Format: Hardcover Verified Purchase
to the other reviews so far of Richard Zimler's "The Warsaw Anagrams". A combination historical mystery, Holocaust study, and exploration of religious beliefs, it is most of all a love story set in Nazi-controlled Warsaw, 1940-42. The love that retired Polish Jewish psychiatrist Erik Cohen both generates and receives back in return is shown in his relationships with almost every character with whom he makes a connection.

Erik Cohen, who refers to himself as an atheist rather than a practicing Jew, moves into the ghetto set up by the German authorities in 1940's. A widower, his only child, a daughter, lives in safety in Turkey, and Cohen moves in with his niece, a widow with a beloved 8 year old son, Adam. At first Cohen and Adam - the old and young - find it difficult to share a room, but little-by-little, the two reach an accommodation and then acceptance. Cohen provides a stability to his niece and grand-nephew as little by little the Nazi hold on the Warsaw Ghetto proves tighter and more deadly. Both random death by violence and slow death by starvation are daily occurrences in the Ghetto, but life goes on for the survivors. Most people seem to have accepted the uncertainties of their current lives and for their futures. Things will/can only get worse for the ghetto dwellers as the Nazis begin to put their "Final Solution" into effect.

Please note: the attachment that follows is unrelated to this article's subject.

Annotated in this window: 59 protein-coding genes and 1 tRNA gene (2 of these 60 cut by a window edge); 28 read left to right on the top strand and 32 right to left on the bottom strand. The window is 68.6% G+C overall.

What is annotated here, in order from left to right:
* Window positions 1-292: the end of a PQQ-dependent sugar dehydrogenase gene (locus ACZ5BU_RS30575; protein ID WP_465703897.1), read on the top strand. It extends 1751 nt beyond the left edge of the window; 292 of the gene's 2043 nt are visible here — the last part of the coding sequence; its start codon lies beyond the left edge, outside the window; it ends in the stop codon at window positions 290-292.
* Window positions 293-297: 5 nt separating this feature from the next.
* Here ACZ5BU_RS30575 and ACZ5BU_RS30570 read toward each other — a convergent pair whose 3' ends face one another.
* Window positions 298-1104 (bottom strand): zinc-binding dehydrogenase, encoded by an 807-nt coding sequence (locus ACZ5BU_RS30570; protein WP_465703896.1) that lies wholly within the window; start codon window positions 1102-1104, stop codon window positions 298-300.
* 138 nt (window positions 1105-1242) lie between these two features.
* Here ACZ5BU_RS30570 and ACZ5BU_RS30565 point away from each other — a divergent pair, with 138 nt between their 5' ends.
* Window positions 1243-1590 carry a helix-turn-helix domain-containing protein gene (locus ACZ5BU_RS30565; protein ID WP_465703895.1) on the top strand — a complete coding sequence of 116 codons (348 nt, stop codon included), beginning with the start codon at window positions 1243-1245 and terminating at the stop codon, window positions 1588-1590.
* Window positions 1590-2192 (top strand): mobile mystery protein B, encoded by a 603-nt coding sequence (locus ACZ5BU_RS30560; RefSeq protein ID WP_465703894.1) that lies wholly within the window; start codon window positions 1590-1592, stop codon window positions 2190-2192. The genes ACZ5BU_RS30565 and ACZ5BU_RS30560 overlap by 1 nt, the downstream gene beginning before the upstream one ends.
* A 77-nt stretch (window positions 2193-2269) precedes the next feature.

Young Adam, who runs with other ghetto children and does some smuggling of foodstuffs into the ghetto, is found dead after having gone missing. The beloved child's body was thrown in the fence surrounding the ghetto. He is naked and his right leg below the knee is missing. Erik and Adam's mother are heart-broken and Erik vows to avenge his great nephew's death and mutilation and goes into action trying to find who's responsible.
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5 of 6 people found the following review helpful By Charles S. Weinblatt on March 18, 2011
Format: Kindle Edition
The Warsaw Anagrams is a fast-moving, powerful and intellectual murder mystery set within wartime Warsaw Poland during World War II.